In the past, the mobile checkout process has been given a pretty bad rap.
Lacklustre conversion rates and high abandonment levels from smartphones and tablets (estimated at 84% from mobile phones as opposed to 68% from desktop by cloud.IQ in 2014) led to the finger of blame being pointed squarely at poorly-designed mobile websites, and the checkout process in particular.
However, with mobile “fast becoming the No. 1 online sales channel for UK retailers,” a stellar mobile checkout process is paramount.
Context is key when it comes to designing a great user experience, and it’s important for online retailers to consider that mobile users have a whole different set of requirements to their desktop-using contemporaries.
They’re probably on-the-go (and as a result are shopping with a certain product in mind), they’re likely to be prone to distraction by incoming phone calls, messages and notifications, they may not be connected to WiFi and so be at the mercy of their 3G connection and, importantly, they’re using a touch-screen device with a smaller screen and a fiddly keyboard.
As a result, it’s important to build a mobile experience that is tailored to these conditions. Here are eight things that you should ensure are built in to your mobile checkout process if you want to improve your mobile conversion rates.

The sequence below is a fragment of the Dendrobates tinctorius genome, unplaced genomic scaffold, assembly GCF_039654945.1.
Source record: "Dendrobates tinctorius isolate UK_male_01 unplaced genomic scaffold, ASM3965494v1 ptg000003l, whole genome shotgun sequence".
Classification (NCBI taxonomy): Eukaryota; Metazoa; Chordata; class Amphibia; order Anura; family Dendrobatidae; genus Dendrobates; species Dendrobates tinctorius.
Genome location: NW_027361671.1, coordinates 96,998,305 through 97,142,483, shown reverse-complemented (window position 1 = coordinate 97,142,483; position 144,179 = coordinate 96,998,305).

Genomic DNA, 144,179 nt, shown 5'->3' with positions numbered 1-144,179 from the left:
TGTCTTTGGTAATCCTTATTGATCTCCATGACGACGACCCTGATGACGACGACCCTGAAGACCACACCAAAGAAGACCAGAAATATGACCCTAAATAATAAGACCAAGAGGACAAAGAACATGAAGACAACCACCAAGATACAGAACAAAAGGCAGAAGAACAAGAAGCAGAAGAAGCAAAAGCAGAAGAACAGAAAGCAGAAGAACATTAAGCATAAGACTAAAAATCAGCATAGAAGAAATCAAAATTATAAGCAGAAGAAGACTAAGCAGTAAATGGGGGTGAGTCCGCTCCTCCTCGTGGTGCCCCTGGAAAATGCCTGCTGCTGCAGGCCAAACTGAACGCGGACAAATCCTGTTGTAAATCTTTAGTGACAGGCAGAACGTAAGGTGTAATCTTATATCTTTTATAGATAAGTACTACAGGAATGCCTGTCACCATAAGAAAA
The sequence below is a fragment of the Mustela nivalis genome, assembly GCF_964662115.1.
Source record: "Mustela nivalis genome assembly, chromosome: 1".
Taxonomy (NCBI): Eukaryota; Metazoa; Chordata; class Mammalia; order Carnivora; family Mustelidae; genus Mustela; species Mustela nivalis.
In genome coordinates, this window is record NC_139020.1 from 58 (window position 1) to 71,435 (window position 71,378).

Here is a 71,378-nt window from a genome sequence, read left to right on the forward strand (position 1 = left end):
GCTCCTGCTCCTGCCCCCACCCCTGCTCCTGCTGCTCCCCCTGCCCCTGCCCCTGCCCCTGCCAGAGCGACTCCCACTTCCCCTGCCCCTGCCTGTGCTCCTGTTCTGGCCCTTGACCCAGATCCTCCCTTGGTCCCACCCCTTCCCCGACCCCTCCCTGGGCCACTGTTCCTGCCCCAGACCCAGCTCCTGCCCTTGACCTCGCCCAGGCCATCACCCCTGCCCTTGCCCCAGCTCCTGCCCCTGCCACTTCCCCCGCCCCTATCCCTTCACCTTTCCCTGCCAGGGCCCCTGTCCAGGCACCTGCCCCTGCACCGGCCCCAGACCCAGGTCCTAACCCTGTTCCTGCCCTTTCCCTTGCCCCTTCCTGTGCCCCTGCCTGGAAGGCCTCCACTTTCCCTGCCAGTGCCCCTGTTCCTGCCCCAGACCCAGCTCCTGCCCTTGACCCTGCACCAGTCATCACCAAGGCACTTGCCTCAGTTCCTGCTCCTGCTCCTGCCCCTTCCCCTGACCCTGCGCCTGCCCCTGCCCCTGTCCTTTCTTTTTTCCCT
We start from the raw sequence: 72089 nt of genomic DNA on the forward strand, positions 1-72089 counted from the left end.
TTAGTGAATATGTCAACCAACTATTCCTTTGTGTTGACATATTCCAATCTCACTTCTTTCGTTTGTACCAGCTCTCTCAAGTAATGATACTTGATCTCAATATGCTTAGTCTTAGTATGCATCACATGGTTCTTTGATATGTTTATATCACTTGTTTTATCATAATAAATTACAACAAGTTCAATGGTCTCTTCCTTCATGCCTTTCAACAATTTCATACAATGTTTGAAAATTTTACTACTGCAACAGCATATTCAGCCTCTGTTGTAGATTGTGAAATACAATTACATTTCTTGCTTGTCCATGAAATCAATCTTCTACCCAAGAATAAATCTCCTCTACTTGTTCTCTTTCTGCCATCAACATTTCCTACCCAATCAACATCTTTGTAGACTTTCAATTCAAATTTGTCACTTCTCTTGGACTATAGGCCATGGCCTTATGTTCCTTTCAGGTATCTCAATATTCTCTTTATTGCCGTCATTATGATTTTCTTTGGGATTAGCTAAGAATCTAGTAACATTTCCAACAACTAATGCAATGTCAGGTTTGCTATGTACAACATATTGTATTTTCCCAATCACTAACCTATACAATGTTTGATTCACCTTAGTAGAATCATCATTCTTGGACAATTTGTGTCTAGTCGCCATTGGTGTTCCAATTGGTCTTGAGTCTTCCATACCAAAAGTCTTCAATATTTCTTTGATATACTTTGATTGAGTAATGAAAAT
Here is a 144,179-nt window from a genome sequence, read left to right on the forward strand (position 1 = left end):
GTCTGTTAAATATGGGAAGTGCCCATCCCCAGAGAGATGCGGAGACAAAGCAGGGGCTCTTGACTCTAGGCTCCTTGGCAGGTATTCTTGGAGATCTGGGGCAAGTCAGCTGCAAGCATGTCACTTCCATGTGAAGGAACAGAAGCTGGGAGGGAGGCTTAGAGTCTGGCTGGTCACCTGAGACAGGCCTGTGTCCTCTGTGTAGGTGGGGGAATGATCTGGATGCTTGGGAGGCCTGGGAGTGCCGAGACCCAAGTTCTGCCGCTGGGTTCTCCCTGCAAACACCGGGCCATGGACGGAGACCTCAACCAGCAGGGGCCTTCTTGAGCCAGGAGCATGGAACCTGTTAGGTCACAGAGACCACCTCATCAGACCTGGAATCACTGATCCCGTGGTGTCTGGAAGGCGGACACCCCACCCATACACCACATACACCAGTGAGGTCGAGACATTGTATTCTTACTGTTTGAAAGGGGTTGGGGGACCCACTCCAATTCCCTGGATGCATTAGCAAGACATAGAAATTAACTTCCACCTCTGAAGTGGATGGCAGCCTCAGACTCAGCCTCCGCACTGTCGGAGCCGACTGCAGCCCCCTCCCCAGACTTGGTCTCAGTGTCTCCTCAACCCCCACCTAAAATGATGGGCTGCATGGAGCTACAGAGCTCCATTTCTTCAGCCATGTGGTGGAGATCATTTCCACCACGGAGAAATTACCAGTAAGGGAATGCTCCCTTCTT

Let users know exactly where they’re at in the checkout process
A well-designed progress bar is a staple of any good ecommerce checkout. Checking out is perhaps the least exciting part of the purchasing process; progress bars let users know that the end is in sight, alleviating the worry of being caught up in a lengthy process.
This is even more pertinent in the case of mobile checkout, where the user might be out and about and in a hurry. An example of good mobile progress bar design is from Topshop, below.
Reduce the number of clicks on-the-go customers need to make to buy
As mentioned above, mobile shoppers are less likely to be simply window shopping; they’ve often got a pressing requirement or are buying something that they’ve already checked out on a desktop site.
To cater to these guys, many online retailers are opting to let users add to basket from the search results page (like Maplin on the left), or giving them a ‘quick buy’ or ‘quick shop’ option on the product page that takes them straight to the checkout (like Burton on the right), reducing the number of clicks needed to buy.